The people of the Edison Memorial United Methodist Church trace their ancestry to William Gurley, who was licensed to preach by John Wesley in 1787 in Ireland.
Coming to America during the Irish Insurgencey, Mr. Gurley settled in the Firelands. In 1811, he preached in a Bloomingville log cabin. An invitation was given to form Methodism class meetings. Thomas Jeffrey was present and after the war became a class leader in his home in 1816. Class meetings were held in homes, barns, and schools and they became a circuit for the Methodism preachers. A Methodist Class meeting began in the village of Milan in 1824 meeting in the Yellow School House.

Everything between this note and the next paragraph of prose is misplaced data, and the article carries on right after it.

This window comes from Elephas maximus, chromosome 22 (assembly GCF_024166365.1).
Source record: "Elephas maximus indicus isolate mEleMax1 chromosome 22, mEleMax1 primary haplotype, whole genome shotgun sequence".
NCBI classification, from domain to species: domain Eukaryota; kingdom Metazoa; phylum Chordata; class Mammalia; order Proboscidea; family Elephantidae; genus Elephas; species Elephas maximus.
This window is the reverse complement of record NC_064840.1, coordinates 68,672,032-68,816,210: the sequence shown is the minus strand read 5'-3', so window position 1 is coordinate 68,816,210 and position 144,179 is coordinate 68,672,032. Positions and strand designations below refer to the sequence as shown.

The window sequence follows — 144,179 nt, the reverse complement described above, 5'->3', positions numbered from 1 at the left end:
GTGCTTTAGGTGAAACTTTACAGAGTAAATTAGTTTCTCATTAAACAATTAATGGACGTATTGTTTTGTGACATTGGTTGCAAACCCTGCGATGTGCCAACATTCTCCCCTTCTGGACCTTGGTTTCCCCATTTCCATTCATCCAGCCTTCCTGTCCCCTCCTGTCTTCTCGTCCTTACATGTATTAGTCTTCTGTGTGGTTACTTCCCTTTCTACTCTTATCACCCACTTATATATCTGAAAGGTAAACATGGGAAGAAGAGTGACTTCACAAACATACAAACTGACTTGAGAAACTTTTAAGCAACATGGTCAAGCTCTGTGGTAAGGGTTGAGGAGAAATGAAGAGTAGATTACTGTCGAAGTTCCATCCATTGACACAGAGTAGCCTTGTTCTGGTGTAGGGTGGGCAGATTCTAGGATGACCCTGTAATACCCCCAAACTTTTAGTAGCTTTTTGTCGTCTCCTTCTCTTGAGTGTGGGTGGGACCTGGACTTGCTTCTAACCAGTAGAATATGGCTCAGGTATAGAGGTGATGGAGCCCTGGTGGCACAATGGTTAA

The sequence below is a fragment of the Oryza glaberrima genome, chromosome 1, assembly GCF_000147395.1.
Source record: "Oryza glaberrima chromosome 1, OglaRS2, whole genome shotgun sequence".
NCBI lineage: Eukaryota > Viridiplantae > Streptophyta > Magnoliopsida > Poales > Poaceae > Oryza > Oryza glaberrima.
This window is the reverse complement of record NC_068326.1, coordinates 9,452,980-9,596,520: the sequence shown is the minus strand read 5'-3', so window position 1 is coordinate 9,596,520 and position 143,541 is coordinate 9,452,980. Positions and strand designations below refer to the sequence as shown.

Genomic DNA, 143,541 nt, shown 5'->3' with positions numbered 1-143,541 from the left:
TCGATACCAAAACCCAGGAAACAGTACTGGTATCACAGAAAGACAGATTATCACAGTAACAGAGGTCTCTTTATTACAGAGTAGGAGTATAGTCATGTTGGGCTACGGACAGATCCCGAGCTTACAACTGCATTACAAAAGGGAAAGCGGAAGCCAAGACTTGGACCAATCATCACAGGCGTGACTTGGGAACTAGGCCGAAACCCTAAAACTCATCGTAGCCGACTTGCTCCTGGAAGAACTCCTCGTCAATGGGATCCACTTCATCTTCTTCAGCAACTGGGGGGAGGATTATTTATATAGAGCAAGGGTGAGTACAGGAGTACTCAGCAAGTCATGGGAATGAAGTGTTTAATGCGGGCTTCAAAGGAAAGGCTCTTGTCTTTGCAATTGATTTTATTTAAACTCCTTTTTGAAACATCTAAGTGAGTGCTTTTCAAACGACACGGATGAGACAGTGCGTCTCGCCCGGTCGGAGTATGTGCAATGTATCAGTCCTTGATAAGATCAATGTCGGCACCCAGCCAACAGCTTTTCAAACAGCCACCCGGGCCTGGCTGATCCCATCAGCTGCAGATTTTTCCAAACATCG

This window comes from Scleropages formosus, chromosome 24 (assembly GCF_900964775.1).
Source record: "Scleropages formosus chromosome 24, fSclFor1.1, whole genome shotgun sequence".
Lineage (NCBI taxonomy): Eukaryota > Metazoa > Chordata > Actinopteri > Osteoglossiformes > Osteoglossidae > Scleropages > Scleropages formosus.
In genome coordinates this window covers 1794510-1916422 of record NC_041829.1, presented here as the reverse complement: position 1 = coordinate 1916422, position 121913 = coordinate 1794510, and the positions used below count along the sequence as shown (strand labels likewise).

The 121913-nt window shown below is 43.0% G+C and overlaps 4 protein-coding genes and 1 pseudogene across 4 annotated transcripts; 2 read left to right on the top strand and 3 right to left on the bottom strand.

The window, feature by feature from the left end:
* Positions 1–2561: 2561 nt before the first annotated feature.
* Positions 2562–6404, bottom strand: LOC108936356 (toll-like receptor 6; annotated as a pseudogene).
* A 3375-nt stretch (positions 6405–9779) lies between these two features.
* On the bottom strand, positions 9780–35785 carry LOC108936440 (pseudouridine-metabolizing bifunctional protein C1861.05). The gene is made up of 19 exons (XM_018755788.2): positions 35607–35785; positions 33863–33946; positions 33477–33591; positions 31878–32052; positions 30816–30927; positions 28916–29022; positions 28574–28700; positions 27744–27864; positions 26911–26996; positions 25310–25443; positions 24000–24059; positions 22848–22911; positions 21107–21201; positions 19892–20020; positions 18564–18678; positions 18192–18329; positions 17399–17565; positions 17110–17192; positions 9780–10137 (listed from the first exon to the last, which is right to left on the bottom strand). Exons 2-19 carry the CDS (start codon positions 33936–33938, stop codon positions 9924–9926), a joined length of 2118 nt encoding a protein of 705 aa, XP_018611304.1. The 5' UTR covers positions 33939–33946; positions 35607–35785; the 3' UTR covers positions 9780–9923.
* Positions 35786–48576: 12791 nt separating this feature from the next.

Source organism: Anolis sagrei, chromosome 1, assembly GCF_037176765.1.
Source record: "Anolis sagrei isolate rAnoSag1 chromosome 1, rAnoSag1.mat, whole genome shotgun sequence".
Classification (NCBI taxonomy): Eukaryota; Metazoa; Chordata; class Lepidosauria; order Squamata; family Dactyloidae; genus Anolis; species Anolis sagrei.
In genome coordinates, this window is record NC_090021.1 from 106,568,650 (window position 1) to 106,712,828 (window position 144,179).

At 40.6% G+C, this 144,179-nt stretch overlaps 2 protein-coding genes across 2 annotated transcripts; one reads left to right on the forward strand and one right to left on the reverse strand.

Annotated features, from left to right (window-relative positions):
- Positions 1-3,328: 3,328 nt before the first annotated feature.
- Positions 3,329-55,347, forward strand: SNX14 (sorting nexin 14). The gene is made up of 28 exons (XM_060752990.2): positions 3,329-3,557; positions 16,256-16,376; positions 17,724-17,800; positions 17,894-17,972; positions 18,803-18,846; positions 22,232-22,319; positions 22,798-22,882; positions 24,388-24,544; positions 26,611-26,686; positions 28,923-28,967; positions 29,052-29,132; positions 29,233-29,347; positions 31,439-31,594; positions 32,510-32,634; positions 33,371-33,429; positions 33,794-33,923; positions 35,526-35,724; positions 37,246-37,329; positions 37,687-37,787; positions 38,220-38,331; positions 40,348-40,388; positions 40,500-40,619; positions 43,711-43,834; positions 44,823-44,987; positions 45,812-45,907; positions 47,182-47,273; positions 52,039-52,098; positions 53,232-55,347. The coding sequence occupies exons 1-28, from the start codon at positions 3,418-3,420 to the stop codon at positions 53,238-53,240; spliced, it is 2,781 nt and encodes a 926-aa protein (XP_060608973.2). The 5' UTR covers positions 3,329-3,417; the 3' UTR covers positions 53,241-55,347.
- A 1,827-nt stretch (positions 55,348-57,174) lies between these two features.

In 1843 a frame church was built with a steeple and bell in the village of Milan. This was succeeded by a brick building in 1892. On Christmas Sunday, December 22, 1930, the church building was destroyed by fire. The congregation met and ministered from the Kelley Block building until 1937.
The present day stone building was raised from the rubble of the former brick building. The faithful brothers and sisters, with assistance from across the country, built the current gothic structure during the Great Depression, and the mortgage was paid off in just seven years, in 1945. Our current building was certainly built to the Glory of God and by faith in Jesus Christ!